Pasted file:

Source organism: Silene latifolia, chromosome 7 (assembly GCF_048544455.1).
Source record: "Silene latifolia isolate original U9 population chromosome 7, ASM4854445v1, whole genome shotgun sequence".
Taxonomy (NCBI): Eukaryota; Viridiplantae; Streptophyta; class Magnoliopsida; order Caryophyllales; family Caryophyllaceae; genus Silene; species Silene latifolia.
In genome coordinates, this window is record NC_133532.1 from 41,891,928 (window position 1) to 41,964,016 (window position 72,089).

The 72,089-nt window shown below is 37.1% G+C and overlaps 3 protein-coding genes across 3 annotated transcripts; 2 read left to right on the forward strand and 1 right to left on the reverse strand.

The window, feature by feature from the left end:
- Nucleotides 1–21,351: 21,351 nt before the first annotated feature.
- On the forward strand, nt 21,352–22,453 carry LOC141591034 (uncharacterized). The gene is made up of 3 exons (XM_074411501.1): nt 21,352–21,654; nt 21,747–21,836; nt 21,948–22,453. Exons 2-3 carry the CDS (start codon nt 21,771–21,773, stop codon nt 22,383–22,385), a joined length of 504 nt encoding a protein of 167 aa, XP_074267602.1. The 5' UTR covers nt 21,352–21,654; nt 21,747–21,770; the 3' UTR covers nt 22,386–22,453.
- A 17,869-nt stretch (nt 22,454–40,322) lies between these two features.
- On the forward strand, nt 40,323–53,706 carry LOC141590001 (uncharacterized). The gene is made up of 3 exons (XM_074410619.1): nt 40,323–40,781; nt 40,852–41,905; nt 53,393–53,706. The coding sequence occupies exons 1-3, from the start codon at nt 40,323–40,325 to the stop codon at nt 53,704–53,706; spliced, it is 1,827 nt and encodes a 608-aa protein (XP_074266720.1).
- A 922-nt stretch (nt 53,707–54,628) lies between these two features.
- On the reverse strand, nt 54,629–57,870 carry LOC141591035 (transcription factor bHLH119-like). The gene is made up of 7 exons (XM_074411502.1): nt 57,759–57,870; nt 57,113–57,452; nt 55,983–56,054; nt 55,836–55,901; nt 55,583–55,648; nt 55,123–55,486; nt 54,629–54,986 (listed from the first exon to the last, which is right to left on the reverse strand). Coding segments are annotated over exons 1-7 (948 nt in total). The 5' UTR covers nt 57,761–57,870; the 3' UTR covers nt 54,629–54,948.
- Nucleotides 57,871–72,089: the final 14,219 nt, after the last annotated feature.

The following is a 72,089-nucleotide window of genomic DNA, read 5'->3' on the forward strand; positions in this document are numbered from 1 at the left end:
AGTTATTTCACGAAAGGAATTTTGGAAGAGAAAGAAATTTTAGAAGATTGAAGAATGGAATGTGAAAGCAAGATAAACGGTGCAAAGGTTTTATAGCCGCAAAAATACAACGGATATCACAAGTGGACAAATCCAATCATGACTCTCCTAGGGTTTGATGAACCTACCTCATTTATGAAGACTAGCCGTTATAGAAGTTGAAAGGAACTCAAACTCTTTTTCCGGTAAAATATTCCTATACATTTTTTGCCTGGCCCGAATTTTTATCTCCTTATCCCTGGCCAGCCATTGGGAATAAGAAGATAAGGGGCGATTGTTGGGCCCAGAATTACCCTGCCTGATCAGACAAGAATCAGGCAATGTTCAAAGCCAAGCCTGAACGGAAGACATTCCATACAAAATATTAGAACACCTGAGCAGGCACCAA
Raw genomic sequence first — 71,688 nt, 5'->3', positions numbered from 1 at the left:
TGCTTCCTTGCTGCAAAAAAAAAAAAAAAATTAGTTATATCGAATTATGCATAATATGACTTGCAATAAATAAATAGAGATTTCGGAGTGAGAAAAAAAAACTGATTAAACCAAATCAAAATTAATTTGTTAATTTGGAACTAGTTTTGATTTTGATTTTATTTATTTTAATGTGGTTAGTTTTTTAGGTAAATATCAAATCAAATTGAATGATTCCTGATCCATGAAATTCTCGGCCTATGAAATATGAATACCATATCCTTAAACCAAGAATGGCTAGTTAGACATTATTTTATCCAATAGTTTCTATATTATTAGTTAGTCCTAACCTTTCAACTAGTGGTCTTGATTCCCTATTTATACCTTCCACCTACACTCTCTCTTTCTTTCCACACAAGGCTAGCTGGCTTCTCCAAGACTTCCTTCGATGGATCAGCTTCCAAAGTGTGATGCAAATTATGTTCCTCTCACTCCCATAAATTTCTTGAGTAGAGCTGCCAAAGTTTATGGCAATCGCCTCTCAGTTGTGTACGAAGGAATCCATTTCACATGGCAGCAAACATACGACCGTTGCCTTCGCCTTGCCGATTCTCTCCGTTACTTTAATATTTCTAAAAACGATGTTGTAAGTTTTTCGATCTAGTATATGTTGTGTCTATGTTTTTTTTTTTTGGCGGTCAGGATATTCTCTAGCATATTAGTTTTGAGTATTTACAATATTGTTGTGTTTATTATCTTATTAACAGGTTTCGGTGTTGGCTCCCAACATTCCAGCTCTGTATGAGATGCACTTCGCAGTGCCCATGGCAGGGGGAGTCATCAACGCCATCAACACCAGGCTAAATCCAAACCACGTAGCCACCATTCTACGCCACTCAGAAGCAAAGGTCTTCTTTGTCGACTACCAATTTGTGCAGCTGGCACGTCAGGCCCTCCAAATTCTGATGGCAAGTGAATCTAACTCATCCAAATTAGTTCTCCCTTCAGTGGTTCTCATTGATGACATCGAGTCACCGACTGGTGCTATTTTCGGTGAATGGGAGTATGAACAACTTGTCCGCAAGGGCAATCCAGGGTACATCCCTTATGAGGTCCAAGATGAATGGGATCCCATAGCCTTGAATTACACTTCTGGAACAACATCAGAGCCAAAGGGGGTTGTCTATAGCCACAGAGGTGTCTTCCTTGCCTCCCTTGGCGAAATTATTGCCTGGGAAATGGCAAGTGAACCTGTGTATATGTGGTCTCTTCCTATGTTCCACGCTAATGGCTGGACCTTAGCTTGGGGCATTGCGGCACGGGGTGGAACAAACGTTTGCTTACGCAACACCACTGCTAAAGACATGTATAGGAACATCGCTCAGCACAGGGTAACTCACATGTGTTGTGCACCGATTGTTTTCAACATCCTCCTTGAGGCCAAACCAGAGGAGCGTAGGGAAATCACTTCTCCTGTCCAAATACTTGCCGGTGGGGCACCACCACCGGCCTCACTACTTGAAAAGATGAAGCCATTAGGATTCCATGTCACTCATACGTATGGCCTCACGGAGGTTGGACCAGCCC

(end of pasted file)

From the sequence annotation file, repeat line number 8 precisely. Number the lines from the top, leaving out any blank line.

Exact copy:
- On the forward strand, nt 21,352–22,453 carry LOC141591034 (uncharacterized). The gene is made up of 3 exons (XM_074411501.1): nt 21,352–21,654; nt 21,747–21,836; nt 21,948–22,453. Exons 2-3 carry the CDS (start codon nt 21,771–21,773, stop codon nt 22,383–22,385), a joined length of 504 nt encoding a protein of 167 aa, XP_074267602.1. The 5' UTR covers nt 21,352–21,654; nt 21,747–21,770; the 3' UTR covers nt 22,386–22,453.